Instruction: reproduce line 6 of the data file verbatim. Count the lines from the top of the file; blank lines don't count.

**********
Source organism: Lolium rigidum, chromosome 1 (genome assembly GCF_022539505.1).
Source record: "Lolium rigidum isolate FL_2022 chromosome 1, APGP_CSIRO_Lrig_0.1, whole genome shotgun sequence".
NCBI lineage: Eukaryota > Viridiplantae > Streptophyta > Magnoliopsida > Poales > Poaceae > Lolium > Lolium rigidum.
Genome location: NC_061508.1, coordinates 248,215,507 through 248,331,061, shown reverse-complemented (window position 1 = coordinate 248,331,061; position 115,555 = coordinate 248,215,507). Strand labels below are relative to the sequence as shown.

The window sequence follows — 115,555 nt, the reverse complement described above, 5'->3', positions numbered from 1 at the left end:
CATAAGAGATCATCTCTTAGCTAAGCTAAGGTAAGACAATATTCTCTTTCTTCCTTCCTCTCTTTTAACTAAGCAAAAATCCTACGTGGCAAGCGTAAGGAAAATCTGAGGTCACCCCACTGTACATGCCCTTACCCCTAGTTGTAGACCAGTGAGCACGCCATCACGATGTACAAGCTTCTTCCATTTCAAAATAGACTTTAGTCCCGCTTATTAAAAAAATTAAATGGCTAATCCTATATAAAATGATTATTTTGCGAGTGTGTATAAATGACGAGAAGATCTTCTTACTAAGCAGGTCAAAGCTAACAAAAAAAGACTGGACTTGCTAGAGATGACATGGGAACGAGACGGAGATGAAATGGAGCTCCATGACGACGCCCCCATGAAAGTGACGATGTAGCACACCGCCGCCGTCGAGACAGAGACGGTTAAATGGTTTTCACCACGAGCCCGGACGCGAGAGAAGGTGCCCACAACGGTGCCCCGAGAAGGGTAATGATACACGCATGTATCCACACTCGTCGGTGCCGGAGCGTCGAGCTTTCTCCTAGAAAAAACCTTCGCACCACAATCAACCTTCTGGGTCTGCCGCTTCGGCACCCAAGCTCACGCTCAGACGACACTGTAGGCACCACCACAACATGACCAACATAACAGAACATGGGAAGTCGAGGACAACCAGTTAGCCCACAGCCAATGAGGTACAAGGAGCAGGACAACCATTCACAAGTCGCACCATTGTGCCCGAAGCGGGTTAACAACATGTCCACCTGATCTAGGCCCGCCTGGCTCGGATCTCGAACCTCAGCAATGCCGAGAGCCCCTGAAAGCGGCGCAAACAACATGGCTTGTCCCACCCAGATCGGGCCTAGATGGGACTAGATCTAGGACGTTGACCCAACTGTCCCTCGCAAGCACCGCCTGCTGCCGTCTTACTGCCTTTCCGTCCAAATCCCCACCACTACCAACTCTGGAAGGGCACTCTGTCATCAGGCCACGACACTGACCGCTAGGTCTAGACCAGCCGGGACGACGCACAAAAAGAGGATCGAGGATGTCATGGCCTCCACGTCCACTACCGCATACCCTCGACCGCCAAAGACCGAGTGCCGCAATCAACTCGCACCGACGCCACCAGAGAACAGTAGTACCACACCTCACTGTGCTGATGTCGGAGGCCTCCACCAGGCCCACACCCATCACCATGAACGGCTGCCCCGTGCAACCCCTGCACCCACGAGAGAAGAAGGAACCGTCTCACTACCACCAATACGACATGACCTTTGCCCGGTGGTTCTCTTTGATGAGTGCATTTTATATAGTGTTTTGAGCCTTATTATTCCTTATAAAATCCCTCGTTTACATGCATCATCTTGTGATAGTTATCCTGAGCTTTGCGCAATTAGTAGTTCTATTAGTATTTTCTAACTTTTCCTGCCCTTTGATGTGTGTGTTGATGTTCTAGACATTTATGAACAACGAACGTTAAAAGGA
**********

CATAAGAGATCATCTCTTAGCTAAGCTAAGGTAAGACAATATTCTCTTTCTTCCTTCCTCTCTTTTAACTAAGCAAAAATCCTACGTGGCAAGCGTAAGGAAAATCTGAGGTCACCCCACTGTACATGCCCTTACCCCTAGTTGTAGACCAGTGAGCACGCCATCACGATGTACAAGCTTCTTCCATTTCAAAATAGACTTTAGTCCCGCTTATTAAAAAAATTAAATGGCTAATCCTATATAAAATGATTATTTTGCGAGTGTGTATAAATGACGAGAAGATCTTCTTACTAAGCAGGTCAAAGCTAACAAAAAAAGACTGGACTTGCTAGAGATGACATGGGAACGAGACGGAGATGAAATGGAGCTCCATGACGACGCCCCCATGAAAGTGACGATGTAGCACACCGCCGCCGTCGAGACAGAGACGGTTAAATGGTTTTCACCACGAGCCCGGACGCGAGAGAAGGTGCCCACAACGGTGCCCCGAGAAGGGTAATGATACACGCATGTATCCACACTCGTCGGTGCCGGAGCGTCGAGCTTTCTCCTAGAAAAAACCTTCGCACCACAATCAACCTTCTGGGTCTGCCGCTTCGGCACCCAAGCTCACGCTCAGACGACACTGTAGGCACCACCACAACATGACCAACATAACAGAACATGGGAAGTCGAGGACAACCAGTTAGCCCACAGCCAATGAGGTACAAGGAGCAGGACAACCATTCACAAGTCGCACCATTGTGCCCGAAGCGGGTTAACAACATGTCCACCTGATCTAGGCCCGCCTGGCTCGGATCTCGAACCTCAGCAATGCCGAGAGCCCCTGAAAGCGGCGCAAACAACATGGCTTGTCCCACCCAGATCGGGCCTAGATGGGACTAGATCTAGGACGTTGACCCAACTGTCCCTCGCAAGCACCGCCTGCTGCCGTCTTACTGCCTTTCCGTCCAAATCCCCACCACTACCAACTCTGGAAGGGCACTCTGTCATCAGGCCACGACACTGACCGCTAGGTCTAGACCAGCCGGGACGACGCACAAAAAGAGGATCGAGGATGTCATGGCCTCCACGTCCACTACCGCATACCCTCGACCGCCAAAGACCGAGTGCCGCAATCAACTCGCACCGACGCCACCAGAGAACAGTAGTACCACACCTCACTGTGCTGATGTCGGAGGCCTCCACCAGGCCCACACCCATCACCATGAACGGCTGCCCCGTGCAACCCCTGCACCCACGAGAGAAGAAGGAACCGTCTCACTACCACCAATACGACATGACCTTTGCCCGGTGGTTCTCTTTGATGAGTGCATTTTATATAGTGTTTTGAGCCTTATTATTCCTTATAAAATCCCTCGTTTACATGCATCATCTTGTGATAGTTATCCTGAGCTTTGCGCAATTAGTAGTTCTATTAGTATTTTCTAACTTTTCCTGCCCTTTGATGTGTGTGTTGATGTTCTAGACATTTATGAACAACGAACGTTAAAAGGA